• Tesla is calling on car manufacturers to disable its "Self-pilot" feature that enables self-driving operation. Citing the recent 32,675 [wikipedia.org] fatal accidents involving a car with Self-pilot engaged, Tesla labels the feature as "Too Much Self Reliance Too Soon." Tesla said car manufacturers should "disable self-driving operation until the system can be made safer." "By marketing their vehicles as 'Self-pilot,' car manufacturers gives consumers a false sense of self-determination."

  • ... with the inevitable Pokemon Go autopilot seek mode?

  • Or even palanquins. No-one went though the windscreen (windshield) when they were in use.
  • one death in a tesla and consumer reports freaks...how many deaths are there daily from car accidents and consumer reports are not saying a thing. Makes me wonder who is paying them off!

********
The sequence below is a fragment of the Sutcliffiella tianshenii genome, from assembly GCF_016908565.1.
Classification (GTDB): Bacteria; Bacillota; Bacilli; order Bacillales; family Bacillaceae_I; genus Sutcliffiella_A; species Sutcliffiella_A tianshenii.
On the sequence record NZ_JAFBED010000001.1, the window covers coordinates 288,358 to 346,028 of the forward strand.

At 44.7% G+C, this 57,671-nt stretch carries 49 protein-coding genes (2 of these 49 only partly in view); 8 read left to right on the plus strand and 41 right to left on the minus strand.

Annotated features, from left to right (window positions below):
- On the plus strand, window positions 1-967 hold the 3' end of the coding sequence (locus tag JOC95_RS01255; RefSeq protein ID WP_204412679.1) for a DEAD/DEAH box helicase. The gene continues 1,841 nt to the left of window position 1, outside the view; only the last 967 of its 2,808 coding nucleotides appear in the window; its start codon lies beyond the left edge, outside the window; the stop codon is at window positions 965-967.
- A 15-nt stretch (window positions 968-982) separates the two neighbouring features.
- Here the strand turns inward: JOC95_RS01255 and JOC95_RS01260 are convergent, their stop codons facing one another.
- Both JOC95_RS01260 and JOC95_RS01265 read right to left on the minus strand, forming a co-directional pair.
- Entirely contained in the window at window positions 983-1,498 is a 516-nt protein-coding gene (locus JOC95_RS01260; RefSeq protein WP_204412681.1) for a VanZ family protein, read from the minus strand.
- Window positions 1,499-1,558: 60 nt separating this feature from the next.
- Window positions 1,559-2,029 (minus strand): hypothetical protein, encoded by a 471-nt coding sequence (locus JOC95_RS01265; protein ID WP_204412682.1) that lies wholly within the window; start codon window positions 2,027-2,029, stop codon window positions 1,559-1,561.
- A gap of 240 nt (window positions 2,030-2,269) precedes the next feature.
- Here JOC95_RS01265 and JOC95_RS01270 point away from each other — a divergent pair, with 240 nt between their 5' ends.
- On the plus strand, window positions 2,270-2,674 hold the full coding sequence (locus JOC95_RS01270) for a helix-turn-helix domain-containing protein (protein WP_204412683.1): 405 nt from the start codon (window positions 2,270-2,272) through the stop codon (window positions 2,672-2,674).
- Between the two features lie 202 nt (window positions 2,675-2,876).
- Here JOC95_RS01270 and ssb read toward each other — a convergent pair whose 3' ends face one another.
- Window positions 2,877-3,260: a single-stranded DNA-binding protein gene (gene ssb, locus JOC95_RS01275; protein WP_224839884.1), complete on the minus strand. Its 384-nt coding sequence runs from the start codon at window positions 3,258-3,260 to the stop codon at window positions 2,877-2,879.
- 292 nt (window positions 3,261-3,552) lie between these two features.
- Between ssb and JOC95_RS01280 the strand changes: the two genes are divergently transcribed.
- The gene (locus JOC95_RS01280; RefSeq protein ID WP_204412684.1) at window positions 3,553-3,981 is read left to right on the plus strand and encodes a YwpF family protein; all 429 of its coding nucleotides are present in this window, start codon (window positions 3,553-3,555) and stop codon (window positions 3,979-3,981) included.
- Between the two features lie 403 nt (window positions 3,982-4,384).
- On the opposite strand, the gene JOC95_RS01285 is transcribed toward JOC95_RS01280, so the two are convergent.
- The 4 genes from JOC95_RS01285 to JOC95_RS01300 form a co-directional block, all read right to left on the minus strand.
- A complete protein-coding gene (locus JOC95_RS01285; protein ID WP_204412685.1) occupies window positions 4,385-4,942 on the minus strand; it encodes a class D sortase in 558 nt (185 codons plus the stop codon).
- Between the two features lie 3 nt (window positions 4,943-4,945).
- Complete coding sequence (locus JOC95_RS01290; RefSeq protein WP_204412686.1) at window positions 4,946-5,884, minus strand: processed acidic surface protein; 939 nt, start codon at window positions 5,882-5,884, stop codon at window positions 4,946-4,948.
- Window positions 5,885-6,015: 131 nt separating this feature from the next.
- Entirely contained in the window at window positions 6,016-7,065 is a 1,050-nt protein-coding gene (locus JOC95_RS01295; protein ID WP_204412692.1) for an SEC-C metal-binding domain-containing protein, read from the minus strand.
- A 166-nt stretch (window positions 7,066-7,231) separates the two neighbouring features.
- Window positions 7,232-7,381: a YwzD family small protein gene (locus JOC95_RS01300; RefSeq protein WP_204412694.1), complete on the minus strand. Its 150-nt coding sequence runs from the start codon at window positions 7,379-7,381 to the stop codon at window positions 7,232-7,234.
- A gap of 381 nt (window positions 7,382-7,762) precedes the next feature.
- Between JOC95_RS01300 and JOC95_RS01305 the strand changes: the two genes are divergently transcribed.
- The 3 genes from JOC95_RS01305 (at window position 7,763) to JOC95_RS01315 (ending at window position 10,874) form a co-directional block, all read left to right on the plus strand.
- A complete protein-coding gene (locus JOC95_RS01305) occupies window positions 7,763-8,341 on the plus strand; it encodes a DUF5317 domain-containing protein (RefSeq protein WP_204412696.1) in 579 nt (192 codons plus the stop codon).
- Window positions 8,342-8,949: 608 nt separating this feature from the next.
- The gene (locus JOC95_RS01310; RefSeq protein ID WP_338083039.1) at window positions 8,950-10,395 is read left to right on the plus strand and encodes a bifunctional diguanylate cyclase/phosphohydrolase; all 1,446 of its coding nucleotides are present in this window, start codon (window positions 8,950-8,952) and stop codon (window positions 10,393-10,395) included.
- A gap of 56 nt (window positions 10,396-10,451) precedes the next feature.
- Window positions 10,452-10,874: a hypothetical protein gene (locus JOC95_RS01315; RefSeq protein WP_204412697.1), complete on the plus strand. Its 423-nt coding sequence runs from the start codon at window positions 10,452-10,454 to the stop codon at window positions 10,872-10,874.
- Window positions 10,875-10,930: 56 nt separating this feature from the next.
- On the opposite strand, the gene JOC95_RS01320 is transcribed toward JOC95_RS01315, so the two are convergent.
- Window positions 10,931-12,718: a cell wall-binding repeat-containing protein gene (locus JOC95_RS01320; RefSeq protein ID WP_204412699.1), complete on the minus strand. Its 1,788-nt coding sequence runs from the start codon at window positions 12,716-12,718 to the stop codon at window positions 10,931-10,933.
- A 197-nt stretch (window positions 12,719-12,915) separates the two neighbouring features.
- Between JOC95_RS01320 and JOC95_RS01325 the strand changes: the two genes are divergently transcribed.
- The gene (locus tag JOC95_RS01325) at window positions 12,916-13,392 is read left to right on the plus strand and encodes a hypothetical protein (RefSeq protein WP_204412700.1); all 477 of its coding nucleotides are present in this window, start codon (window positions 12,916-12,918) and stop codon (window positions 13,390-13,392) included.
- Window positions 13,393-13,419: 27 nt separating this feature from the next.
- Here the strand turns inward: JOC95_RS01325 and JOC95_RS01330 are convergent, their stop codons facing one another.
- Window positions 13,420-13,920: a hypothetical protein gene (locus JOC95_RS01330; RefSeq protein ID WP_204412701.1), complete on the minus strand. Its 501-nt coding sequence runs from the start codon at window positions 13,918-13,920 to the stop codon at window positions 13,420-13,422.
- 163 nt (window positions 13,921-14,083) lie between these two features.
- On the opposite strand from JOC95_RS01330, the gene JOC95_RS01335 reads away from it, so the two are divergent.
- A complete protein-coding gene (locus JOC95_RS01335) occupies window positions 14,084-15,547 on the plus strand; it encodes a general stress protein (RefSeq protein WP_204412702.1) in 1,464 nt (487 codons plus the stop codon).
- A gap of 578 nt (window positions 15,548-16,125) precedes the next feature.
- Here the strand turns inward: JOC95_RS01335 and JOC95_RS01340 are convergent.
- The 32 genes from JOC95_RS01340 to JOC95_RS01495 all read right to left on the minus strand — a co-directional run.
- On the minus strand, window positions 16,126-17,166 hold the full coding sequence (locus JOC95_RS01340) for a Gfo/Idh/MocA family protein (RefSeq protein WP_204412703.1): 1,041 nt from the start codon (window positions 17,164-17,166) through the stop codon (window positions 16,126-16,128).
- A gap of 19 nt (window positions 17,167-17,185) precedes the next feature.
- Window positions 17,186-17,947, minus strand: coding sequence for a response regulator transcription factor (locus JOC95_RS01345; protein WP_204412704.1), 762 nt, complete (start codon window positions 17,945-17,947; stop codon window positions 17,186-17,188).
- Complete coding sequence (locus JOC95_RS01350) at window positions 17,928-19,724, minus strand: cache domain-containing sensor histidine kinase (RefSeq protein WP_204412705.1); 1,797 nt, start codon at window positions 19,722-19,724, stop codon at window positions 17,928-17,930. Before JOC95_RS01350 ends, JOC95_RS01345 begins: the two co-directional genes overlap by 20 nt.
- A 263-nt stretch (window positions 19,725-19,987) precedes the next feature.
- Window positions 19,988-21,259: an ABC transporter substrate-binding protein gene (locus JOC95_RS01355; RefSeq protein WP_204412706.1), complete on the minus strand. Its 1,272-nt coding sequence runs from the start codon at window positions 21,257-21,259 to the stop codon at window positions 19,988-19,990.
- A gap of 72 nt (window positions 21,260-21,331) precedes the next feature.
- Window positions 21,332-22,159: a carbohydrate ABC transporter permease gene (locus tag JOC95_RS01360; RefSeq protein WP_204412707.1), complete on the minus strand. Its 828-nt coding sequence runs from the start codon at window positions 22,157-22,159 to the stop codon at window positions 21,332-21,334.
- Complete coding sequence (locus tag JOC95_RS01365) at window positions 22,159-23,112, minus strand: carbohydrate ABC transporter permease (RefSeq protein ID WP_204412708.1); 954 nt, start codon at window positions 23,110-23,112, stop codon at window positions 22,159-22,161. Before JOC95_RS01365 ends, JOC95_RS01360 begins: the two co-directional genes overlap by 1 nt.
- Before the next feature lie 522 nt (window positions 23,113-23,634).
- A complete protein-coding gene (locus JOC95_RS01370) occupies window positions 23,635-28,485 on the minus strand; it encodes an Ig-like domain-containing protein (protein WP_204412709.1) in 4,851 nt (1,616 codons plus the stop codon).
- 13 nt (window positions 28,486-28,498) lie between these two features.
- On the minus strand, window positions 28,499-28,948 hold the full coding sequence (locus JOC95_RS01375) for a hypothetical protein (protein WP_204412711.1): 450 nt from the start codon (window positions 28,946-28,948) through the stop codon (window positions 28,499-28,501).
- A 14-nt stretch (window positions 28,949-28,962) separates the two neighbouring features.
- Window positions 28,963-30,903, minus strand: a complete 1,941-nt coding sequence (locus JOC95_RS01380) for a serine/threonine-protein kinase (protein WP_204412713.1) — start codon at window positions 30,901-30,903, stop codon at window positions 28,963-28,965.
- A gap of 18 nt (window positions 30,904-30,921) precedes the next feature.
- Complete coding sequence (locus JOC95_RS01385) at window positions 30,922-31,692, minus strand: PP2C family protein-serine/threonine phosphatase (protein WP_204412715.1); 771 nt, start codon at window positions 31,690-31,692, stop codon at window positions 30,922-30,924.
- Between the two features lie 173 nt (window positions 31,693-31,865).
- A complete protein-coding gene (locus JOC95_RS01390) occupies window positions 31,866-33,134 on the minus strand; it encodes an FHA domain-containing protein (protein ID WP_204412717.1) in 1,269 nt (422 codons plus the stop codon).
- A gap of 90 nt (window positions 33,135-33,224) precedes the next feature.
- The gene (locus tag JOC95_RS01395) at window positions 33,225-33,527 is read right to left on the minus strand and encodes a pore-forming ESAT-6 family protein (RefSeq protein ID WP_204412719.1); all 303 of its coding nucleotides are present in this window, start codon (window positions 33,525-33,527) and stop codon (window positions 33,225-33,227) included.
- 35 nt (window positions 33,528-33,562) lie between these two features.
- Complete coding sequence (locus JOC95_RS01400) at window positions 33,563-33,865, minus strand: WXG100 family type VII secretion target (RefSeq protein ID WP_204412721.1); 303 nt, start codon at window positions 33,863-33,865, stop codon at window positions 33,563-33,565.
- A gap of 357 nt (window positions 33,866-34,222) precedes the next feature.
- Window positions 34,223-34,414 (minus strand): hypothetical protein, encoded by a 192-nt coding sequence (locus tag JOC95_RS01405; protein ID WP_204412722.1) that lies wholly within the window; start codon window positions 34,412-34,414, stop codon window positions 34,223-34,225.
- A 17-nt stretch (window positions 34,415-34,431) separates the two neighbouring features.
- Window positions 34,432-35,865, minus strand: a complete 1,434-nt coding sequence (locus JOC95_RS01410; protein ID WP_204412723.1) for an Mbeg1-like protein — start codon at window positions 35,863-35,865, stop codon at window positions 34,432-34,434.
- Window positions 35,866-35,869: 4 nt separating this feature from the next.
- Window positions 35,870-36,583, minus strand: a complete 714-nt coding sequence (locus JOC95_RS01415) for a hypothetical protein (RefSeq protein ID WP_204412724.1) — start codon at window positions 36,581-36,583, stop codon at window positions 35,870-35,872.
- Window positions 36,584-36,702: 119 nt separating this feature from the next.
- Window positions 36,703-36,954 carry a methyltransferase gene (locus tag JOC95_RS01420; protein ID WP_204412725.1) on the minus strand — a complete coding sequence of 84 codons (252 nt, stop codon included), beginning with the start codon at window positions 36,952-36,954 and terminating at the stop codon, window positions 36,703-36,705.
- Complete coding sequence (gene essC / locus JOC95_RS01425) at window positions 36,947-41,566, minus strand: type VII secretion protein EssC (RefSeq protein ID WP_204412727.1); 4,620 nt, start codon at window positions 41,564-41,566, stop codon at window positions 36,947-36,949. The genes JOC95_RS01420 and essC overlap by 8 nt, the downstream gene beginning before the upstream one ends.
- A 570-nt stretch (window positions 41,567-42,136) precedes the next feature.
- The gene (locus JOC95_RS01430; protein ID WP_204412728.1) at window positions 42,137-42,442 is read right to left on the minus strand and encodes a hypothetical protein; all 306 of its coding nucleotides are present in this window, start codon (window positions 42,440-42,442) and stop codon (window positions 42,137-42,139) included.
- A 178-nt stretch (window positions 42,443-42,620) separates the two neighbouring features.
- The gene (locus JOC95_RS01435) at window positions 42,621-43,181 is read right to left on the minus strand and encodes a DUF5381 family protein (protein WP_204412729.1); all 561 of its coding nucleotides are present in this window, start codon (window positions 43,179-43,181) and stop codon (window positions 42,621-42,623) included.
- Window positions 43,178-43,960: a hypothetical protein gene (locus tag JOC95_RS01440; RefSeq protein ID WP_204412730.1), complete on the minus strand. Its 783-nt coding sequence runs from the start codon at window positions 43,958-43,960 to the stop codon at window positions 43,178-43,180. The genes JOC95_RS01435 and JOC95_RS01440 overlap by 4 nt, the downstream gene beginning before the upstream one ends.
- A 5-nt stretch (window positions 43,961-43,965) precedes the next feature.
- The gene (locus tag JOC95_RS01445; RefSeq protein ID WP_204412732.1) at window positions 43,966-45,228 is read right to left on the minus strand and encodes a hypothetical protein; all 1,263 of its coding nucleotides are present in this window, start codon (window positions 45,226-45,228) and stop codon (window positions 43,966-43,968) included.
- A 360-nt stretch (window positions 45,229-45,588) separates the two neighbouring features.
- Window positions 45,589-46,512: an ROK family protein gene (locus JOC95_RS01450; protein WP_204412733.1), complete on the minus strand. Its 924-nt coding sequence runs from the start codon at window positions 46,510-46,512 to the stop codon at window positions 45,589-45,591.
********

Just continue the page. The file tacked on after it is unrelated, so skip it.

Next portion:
• I really don't see a problem with the way that Tesla has implemented this or the name they choose to call it by. Clearly you are going to have some people who push it to the extreme and those people will suffer (or possibly die) because of it. I don't really see how this is all that different from cruise control in general. Cruise control was originally designed to alleviate the physical stress of maintaining a constant speed over long distances (for similar reasons that it exists on planes). Adding the ability for the car to maintain itself in a lane is a further iteration of that, as is the car's limited ability to respond to obstacles in its way. Guess what, if you set cruise control on your car and don't pay attention to changes in traffic ahead of you, you may slam into a car going slower than you, yet none of our cars warn us when we engage cruise control that we should keep checking for cars in front of us (I'm sure it's in the manual in the glove box though). Should Tesla change the name of the feature? I suppose they could, I doubt it would modify anyone's behavior. It doesn't take you that long to realize what the car appears to be able to do before you'll let it steer, accelerate, and brake, regardless of what's it called or what warning messages are read to you.